Other calculators include:

4. Supercharge savings

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If life’s demands have made it hard to save for retirement, your 50s offer a good chance to catch up.

Shoot for saving 20% of your income. If that’s too big a change, choose a lower percentage to start with and then increase it over time.

5. Maximize retirement plan contributions

Man using laptop and calculator to plan finances
szefei / Shutterstock.com

If your employer matches a portion of your workplace retirement plan contributions, take advantage of the free money — no matter your age. If your employer matches up to 3%, for example, save at least 3% to capture that gift.

Additionally, the Internal Revenue Service has special rules designed to encourage older savers to ramp up their savings for retirement. For example, savers age 50 and older may contribute an additional $6,000 to their 401(k) plan — or an extra $1,000 to an IRA — in 2019.

6. Decide whether to pay off your mortgage

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Money Talks News founder Stacy Johnson says that putting money in a tax-deferred retirement account often offers a better return than putting that money toward paying down a mortgage faster.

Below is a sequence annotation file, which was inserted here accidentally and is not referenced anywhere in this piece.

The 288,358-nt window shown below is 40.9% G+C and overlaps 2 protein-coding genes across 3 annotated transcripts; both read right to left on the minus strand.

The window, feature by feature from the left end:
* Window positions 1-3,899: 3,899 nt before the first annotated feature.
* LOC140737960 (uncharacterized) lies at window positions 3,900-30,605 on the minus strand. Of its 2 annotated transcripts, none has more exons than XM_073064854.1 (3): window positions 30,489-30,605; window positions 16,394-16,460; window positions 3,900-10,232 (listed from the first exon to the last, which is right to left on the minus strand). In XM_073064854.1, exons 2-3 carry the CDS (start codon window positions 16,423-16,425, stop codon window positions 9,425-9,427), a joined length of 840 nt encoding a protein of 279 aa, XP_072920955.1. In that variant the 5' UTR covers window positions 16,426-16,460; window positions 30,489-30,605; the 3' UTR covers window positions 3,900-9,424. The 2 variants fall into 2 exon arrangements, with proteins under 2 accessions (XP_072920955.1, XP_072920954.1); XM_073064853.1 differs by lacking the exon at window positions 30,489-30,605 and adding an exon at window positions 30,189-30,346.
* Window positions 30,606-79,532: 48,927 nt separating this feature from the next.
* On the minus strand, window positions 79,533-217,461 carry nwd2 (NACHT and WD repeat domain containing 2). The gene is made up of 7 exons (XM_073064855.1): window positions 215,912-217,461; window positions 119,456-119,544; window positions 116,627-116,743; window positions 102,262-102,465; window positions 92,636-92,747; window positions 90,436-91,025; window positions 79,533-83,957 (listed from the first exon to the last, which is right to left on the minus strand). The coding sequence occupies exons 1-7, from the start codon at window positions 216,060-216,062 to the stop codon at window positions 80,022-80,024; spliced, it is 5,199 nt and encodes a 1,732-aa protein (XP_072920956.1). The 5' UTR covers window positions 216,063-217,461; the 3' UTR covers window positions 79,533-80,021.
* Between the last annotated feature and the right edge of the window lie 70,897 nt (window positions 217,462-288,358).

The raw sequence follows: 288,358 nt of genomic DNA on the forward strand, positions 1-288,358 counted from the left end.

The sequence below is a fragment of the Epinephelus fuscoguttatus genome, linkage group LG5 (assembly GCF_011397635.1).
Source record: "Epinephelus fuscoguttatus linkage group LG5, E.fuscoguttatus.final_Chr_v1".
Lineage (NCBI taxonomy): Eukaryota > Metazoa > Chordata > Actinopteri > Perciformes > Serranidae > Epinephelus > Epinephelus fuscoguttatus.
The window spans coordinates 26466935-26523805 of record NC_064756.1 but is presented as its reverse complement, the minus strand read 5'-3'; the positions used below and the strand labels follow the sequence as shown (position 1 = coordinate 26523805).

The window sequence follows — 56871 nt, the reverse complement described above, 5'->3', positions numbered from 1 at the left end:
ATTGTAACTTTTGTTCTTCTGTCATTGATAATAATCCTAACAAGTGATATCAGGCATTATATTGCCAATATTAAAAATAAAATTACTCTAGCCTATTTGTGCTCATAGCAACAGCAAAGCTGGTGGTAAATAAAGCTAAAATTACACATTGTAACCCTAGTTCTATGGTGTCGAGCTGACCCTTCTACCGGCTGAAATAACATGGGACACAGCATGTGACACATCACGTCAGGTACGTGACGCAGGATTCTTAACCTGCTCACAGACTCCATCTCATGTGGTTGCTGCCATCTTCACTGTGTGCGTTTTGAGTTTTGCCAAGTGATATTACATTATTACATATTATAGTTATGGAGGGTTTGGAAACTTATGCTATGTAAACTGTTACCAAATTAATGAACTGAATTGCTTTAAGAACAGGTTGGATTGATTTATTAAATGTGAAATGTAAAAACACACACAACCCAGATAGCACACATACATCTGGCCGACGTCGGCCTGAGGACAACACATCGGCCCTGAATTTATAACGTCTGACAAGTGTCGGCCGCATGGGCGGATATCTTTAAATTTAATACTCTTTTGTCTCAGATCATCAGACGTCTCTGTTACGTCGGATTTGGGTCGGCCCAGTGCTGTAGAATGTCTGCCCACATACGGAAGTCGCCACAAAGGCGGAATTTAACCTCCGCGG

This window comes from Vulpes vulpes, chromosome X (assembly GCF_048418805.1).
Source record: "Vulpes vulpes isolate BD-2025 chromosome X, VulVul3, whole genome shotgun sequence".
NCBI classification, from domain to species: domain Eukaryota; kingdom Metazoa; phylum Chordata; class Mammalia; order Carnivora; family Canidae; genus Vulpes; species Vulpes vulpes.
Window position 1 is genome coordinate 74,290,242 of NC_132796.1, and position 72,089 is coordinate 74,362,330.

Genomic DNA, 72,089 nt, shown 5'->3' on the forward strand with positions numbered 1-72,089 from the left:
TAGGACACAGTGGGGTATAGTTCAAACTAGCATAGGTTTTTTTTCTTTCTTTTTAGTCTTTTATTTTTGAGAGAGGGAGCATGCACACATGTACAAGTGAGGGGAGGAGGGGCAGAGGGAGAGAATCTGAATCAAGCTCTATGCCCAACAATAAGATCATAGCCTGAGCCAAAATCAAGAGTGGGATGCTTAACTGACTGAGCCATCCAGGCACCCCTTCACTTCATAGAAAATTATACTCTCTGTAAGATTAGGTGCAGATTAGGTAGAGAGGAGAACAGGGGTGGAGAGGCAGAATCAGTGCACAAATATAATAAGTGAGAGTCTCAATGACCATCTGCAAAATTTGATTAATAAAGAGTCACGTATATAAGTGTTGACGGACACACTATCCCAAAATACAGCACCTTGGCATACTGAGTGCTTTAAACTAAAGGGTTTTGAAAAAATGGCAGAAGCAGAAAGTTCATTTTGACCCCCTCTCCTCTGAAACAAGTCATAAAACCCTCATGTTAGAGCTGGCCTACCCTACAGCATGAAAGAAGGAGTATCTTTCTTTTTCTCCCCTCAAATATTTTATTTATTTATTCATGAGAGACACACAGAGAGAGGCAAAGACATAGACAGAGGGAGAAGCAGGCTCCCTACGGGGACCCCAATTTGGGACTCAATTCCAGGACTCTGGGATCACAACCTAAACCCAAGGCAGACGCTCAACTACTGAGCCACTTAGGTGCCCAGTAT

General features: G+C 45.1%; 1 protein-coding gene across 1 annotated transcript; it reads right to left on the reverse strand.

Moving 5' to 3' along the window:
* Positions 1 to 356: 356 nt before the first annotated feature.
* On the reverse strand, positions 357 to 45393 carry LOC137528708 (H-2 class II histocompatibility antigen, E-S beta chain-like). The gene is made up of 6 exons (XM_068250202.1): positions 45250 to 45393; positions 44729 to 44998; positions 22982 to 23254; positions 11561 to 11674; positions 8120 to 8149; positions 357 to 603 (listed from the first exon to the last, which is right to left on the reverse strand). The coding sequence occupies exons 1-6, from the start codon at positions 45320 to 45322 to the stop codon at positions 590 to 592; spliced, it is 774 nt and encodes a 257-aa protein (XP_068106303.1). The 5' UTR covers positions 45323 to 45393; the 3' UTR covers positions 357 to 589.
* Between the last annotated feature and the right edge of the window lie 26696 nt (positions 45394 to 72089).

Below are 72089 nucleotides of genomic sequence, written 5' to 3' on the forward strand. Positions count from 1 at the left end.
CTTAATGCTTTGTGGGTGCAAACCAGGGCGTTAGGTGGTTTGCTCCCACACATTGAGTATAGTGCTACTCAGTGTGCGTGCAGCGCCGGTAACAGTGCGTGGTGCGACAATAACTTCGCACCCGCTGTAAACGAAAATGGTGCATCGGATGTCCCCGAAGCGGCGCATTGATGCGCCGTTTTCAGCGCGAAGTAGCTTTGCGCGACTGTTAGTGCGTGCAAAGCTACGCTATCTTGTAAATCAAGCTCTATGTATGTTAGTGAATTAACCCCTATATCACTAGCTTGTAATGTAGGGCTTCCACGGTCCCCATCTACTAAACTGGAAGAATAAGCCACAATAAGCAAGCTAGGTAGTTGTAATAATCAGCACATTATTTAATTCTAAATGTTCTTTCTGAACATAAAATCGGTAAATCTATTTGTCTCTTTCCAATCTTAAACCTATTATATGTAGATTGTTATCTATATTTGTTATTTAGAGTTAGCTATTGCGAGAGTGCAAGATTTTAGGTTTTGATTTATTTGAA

At the same time, you can’t discount the psychological value of owning your home free and clear in retirement. For a closer look at the pros and cons, read: “Ask Stacy: Should I Save More for Retirement or Pay Down My Mortgage?

7. Pay off debt aggressively

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Once you retire, interest payments on debt can eat up your limited income, making it difficult to pay off loan balances. So, now is the time to aggressively eliminate nonmortgage debt, from credit card balances to auto loans and other obligations.

Don’t let pride stop you from getting help if you need it. You owe it to yourself and your family not to stick your head in the sand. Stop by our Solutions Center to search for assistance you can trust.

8. Keep a portion of savings invested in growth

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Playing it safe is a natural inclination at this stage in life. You want to protect your hard-earned savings. But if your savings don’t at least keep up with inflation, you’ll lose spending power.